Home News It’s time to focus on the future of Afghanistan, not the past

It’s time to focus on the future of Afghanistan, not the past

by Salaamedia Intern

South Africa – Afghan humanitarian aid worker and founder of Dream Voice Act NGO, Nadima, sat down with Newzroom Afrika to discuss the situation in Afghanistan. Nadia, who is being hosted by Salaamedia and the National Muslim Womens Forum, will be toring South Africa for the next two weeks speaking on various issues regarding Afghnaistan.

It has been more than a year since the United States withdrew their troops from Afghanistan. There are some who praised the decision while others felt it was not yet time to pull the troops out. Nadima, on the other hand, believes the only people whose opinions matter are the Afghan people and they have not been spoken to.

“My question to the world is what about the people of that nation? What about the people of the community? Why is it that we are constantly giving attention to certain foreign countries and we’re thinking about how they feel? What about my people … We have to now directly connect with the people that are from that community. It’s not about withdrawal. Afghanistan is not a punching bag you can come and go as you please. I think it is time we ask the people of Afghanistan how they feel and those people that are of the land that are staying and willing to work with the community.”


The focus should not be on the past of Afghanistan but the future of it

There are those who want to focus on comparing life before and after the withdrawal of the US troops. Those who want to compare life before the Taliban and after. This comparison serves no benefit to Afghanistan or its people, explained Nadima. People should rather be focused on the future.

“I am here to share the narrative of my story and the story of my women that I’m trying to work with in Afghanistan … If we are for the people then we need to start treating each other the way we want to be treated. We can dwell on the past. I can sit here and talk about what happened but honestly I want to now work for the future. I’m here for the future. I want to share the narrative, the stories, the life I’m experiencing in Afghanistan as a woman and what I want to do for the women of Afghanistan which is supporting businesses, entrepreneurship, trade and skills.”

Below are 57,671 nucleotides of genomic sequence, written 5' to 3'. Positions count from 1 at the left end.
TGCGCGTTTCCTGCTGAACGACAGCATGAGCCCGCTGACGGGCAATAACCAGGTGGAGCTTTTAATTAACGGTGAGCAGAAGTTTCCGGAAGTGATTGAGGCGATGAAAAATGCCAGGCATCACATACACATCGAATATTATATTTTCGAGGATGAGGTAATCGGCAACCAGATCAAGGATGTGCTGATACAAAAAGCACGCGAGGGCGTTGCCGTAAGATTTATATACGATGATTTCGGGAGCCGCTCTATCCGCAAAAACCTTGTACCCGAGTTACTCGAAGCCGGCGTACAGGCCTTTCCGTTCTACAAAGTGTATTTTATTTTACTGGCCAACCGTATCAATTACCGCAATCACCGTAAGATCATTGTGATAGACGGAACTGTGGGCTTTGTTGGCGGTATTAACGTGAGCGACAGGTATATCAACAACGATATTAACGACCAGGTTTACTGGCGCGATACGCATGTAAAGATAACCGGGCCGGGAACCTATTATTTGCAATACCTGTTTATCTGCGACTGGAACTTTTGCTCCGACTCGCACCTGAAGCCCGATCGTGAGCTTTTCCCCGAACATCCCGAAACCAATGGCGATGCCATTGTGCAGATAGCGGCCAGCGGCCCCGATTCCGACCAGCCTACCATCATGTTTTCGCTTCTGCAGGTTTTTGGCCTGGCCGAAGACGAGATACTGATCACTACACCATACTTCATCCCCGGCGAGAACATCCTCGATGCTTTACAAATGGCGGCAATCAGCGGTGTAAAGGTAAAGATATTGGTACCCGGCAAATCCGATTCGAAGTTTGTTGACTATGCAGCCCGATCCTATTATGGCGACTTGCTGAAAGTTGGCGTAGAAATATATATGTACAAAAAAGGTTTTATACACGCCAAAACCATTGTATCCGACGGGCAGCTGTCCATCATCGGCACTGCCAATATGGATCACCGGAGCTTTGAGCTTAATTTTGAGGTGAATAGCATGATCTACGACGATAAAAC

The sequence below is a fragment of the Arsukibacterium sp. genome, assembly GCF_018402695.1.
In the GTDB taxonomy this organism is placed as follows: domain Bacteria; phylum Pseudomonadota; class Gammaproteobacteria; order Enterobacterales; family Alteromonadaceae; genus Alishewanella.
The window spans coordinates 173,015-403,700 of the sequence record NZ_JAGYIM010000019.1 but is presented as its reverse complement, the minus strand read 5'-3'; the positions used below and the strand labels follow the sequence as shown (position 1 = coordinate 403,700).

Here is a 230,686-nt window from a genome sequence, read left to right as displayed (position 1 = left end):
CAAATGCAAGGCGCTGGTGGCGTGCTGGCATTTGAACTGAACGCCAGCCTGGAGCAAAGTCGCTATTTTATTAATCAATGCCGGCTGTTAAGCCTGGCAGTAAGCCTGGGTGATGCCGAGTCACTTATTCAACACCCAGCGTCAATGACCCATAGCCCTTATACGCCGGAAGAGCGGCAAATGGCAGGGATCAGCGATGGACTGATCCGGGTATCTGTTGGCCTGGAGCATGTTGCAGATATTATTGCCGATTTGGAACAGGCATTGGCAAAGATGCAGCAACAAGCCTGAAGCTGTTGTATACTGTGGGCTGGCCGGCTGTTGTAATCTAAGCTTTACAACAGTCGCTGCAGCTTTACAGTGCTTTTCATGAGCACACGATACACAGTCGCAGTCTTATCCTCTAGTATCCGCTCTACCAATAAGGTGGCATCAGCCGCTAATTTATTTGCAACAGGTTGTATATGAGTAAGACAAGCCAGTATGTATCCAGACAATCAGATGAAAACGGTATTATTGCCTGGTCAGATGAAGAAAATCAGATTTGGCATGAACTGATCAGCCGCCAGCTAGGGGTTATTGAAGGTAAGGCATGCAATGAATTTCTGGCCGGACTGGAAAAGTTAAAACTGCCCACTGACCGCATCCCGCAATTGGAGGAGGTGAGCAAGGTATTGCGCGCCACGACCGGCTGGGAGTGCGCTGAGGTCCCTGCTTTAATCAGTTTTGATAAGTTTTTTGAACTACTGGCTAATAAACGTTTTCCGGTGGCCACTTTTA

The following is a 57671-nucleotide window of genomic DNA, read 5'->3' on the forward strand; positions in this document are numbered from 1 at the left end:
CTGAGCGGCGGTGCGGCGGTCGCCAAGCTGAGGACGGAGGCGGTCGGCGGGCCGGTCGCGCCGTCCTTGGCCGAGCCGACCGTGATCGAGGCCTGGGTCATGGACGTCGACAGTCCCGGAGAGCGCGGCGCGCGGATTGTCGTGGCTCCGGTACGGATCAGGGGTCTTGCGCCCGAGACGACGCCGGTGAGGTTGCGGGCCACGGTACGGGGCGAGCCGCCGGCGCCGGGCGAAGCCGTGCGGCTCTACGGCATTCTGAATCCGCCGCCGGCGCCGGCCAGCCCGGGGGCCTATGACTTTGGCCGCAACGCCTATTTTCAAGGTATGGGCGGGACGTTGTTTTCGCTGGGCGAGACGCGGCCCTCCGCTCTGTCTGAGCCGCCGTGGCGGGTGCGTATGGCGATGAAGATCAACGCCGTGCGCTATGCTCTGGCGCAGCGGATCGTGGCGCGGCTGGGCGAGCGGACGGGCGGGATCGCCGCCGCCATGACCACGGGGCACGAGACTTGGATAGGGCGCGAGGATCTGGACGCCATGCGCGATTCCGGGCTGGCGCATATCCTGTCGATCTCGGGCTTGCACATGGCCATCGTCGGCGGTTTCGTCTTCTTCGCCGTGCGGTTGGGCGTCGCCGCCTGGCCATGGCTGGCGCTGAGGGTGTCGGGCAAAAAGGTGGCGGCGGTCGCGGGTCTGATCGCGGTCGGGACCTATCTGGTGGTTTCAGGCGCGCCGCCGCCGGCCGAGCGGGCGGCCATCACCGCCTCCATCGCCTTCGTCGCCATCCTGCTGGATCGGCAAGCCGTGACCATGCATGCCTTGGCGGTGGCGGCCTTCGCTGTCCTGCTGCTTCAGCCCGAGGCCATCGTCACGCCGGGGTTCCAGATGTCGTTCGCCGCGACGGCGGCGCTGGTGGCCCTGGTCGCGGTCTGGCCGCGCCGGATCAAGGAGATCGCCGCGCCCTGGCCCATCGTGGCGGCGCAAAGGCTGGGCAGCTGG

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Afghanistan has challenges like the rest of the world

When the Taliban first came into power, there were concerns about how the country would be ruled. What laws would have come into place and if the rights of women would be protected. Nadima pointed out countries around the world have challenges and Afghanistan is no different. 

“I am faced with many challenges as a woman who live in Afghanistan but and I also know that my new government in Afghanistan, the Islamic Emirate of Afghanistan, that are known as Taliban in the world, I have challenges with them. They have challenges with me. They have certain a perspective, we have a certain perspective but they’re my people at the end of the day I am going to do whatever it takes to come to an understanding that will create a solution for the people of Afghanistan.”


The issue of women’s education in Afghanistan

Women’s education has been at the forefront of every conversation about Afghanistan since the Taliban came into power. Nadima admitted the government has prevented girls from going to school, it does not matter as there are many problems to fix before girls or anyone can go to school. Teachers are unavailable as there is no money to pay their salaries and parents are also battling to put food on the table. They cannot afford to send their kids to school.

“Before we go to the subject of education, my community right now is in so much distress. We have been through so much trauma, so much pain. Are you telling me that in the last 30 years, all the great work and all the progression that has happened in South Africa happened overnight? You took over from your oppressors, did the people go to school the next day?”

Nadima understands the importance of having an education and why the world is demanding it. However, she would like solutions rather than things just thrown at her.

“I understand the world is telling me about education but what I want the world to tell me is how we’re going to do it. Give me the solution. Don’t just throw things at my country and my people. You want women’s education well, what about health care? How about we focus on that? Tell me how we’re going to move forward now?”

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The focus should not be about empowering women but empowering everyone

There has been a heavy emphasis on women empowerment and education. While many have called for women empowerment, Nadima believes they should be focused on empowering everyone. She also feels the push to empower alone is coming with a risk of causing further problems.

“I feel like the way we’re going about this women empowerment is putting men in the corner and then there’s going to be another destruction we’re going to face … I care about my men’s well-being as much as my women’s well-being. They both play an equally important role in creating a community that is peaceful and safe. My men have been through as much as the women.”

The talk of women empowerment is all well and good but there needs to be action. Nadima has invited all those who are so keen on women empowerment to join her in Afghanistan.

“If we truly care about women empowerment then come work with women like myself in Afghanistan and support the women’s trade business. Support this kind of work and empower them through financial stability. Once the mother has food then she can dress her kids and say it’s time to go to school.”

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